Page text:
I recently found a video of 1st graders using the iPad to visualize a poem that their teacher read to them. After students drew what they imagined, they got into pairs and explained their drawings to a partner. The teacher also circulated to listen and to ask deeper questions of understanding.
The concept inspired our Kindergarten teacher and me to try something similar with our five and 6 year old students. Learning how to listen or read a story and being able to visualize the setting, characters and storyline is an important skill. Being able to “translate” one media (oral text) to another (an illustration) is a critical literacy skill.
Our librarian helped pick a book “How do Dinosaurs say Happy Chanukah”, appropriate for this time of year. The Kindergarten teacher explained to the children, that she would be reading the book to them without showing them the pictures. A gasp was heard around the room: “What? No pictures?”. Instead they were asked to use their imagination and draw the pictures in their heads first.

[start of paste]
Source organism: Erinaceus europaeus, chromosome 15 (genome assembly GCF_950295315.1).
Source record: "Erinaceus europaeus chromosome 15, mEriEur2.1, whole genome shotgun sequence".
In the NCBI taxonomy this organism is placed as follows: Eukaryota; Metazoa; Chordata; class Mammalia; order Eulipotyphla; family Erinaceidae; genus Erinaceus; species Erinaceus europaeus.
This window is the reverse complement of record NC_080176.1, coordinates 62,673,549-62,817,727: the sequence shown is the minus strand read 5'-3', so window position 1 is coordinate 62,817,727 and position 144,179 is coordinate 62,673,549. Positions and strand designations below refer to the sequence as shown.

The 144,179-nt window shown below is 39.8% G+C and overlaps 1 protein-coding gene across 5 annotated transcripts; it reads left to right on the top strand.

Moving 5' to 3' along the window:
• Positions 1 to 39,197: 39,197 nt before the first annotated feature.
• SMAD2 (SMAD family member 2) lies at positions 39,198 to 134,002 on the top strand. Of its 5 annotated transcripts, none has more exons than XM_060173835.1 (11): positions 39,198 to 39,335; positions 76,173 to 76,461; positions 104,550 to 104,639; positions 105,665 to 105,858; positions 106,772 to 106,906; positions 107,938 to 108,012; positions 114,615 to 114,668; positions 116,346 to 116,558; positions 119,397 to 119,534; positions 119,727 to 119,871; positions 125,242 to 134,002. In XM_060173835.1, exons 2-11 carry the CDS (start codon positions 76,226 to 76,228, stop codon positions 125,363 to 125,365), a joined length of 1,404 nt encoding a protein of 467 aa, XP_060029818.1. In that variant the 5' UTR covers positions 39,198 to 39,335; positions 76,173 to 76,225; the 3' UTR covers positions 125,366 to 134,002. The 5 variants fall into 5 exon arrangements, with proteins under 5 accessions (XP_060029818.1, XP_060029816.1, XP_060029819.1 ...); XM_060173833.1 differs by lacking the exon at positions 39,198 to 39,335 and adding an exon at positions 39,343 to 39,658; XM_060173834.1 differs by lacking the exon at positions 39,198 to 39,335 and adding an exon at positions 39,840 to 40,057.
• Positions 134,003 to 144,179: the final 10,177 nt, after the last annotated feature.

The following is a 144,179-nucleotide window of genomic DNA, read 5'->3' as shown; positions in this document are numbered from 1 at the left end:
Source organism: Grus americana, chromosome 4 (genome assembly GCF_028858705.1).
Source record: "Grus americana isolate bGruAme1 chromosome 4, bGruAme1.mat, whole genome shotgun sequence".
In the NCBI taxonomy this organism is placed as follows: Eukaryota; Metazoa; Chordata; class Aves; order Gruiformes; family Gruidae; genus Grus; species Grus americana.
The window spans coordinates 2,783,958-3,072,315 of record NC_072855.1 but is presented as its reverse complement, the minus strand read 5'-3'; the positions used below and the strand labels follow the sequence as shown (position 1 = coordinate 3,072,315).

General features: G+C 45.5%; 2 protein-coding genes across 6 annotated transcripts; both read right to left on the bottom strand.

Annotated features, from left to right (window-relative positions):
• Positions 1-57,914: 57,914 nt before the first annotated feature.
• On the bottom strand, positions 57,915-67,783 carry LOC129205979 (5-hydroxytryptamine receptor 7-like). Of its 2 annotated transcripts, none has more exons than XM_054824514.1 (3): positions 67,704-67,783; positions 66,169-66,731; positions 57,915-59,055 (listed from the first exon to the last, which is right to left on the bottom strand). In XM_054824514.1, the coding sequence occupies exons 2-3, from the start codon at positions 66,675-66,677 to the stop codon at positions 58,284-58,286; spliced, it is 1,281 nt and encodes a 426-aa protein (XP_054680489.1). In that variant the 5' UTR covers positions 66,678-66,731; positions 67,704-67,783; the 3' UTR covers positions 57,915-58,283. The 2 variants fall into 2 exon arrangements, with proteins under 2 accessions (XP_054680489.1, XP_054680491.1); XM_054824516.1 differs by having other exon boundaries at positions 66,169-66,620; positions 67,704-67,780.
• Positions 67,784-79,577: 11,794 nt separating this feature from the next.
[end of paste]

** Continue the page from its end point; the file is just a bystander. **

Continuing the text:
We then handed out the iPads and ask them to draw the picture they had formed in their heads on the iPad with the help of Doodle Buddy. Once finished, we saved the images and emailed them to the teacher.
How could we expand the above visualization technique to other grade levels and subject areas?
- have students visualize math word problems
- create visual notes when watching a movie
- introduce and perfect sketchnoting skills
- documenting a science project or lab
- summarizing a book read
How do you see visualization techniques embedded into your area of influence?